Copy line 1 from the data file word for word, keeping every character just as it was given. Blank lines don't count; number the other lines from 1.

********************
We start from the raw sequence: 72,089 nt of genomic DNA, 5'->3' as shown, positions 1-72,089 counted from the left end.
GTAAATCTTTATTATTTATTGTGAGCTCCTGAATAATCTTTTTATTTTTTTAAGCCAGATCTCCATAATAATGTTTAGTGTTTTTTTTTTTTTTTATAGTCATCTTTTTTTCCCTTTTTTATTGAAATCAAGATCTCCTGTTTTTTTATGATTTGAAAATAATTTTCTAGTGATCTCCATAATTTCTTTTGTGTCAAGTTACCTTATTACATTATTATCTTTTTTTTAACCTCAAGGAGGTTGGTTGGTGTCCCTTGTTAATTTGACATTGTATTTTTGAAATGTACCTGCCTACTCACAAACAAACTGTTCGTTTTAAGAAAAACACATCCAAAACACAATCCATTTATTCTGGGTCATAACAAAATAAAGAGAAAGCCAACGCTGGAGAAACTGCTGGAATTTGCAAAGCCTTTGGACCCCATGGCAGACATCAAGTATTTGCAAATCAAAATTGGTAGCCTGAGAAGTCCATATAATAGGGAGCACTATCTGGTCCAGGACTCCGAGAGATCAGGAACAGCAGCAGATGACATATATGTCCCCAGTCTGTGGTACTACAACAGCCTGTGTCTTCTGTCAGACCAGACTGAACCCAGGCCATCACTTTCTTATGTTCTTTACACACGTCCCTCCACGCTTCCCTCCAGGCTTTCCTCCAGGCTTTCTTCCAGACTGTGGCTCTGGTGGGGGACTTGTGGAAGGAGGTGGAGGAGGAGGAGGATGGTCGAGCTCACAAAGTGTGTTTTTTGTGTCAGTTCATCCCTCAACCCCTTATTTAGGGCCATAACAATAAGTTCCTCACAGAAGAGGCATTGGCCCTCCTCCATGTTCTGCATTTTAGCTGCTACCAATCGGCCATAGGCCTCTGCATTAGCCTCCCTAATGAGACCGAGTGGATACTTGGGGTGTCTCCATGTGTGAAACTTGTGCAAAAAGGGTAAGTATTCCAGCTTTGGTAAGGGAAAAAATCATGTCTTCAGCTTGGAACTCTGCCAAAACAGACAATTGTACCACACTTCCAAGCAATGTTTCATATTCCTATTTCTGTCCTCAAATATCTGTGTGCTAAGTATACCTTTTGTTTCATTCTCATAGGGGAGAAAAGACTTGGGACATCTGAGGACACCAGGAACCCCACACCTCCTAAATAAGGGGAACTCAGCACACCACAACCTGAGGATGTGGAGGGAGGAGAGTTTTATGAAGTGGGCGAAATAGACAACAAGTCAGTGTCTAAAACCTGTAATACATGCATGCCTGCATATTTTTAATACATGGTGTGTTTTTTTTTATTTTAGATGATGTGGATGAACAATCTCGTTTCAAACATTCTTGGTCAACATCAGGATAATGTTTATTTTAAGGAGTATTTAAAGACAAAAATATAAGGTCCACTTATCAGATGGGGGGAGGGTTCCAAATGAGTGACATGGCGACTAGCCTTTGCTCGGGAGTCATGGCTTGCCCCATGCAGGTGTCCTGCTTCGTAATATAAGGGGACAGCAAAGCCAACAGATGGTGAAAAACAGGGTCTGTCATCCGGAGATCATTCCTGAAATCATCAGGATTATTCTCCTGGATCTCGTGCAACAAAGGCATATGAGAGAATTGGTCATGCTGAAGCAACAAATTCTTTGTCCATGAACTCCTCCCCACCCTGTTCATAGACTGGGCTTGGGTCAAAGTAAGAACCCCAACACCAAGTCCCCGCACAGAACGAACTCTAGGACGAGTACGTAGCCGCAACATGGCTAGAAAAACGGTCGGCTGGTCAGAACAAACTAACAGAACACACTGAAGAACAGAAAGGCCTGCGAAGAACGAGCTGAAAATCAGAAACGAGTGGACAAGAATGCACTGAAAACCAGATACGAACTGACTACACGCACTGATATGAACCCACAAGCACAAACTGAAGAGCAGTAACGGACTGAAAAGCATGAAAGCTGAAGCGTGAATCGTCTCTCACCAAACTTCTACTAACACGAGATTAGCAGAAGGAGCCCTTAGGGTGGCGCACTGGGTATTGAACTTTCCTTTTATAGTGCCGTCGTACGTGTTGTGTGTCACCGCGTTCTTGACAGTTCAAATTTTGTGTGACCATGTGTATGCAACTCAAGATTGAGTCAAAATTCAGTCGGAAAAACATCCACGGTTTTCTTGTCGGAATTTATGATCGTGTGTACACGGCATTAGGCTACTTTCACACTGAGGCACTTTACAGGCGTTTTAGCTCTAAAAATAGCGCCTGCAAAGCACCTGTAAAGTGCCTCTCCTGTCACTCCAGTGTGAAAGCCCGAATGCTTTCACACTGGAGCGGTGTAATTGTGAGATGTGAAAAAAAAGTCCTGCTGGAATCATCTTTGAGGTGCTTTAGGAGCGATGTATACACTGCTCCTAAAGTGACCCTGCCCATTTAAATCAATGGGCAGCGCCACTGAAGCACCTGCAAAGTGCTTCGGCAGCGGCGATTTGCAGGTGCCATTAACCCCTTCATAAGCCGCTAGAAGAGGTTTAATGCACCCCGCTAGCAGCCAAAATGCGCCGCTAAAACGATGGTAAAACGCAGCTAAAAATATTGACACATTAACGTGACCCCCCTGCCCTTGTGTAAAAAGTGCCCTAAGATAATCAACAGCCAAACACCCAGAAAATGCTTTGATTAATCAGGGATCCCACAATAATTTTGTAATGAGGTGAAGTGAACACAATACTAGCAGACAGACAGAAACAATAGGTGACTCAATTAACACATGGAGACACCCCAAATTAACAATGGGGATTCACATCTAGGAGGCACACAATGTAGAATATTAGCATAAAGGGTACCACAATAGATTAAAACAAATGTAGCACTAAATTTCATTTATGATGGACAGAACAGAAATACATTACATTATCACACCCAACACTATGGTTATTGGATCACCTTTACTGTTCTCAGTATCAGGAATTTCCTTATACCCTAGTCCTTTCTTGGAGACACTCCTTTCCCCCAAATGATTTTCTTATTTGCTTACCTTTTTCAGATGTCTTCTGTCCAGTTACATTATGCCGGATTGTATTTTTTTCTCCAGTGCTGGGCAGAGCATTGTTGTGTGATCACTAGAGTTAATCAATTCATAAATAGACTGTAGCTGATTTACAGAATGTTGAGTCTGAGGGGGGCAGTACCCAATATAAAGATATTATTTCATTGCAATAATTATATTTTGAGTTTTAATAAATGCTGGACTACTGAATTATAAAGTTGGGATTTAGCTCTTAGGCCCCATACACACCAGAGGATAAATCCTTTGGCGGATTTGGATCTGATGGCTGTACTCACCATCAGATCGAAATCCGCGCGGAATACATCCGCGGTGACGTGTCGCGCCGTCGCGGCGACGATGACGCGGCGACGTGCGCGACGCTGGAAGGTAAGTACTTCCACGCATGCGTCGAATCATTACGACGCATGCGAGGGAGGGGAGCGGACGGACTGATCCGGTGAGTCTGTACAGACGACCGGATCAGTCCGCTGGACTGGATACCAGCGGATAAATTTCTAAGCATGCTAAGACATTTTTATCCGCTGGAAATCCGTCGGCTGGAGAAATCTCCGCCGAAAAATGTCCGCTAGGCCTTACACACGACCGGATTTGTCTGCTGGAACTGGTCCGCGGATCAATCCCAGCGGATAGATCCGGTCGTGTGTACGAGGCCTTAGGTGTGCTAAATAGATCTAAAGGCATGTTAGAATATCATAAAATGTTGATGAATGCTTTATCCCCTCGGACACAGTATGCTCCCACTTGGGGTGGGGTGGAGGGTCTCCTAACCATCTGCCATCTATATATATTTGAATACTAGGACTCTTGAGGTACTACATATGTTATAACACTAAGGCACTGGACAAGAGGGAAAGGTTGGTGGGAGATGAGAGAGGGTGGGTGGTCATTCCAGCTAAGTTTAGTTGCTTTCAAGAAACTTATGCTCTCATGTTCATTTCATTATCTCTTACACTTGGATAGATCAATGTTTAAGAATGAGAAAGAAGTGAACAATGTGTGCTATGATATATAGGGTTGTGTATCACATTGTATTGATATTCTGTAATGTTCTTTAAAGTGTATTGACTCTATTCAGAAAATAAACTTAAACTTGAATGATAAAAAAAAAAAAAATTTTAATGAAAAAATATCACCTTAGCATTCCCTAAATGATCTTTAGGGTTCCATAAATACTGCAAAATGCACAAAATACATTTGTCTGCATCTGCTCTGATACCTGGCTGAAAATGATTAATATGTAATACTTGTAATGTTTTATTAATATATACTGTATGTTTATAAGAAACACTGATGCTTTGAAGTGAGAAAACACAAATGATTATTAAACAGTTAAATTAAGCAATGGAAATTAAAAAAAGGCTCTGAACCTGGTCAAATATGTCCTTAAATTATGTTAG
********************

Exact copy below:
We start from the raw sequence: 72,089 nt of genomic DNA, 5'->3' as shown, positions 1-72,089 counted from the left end.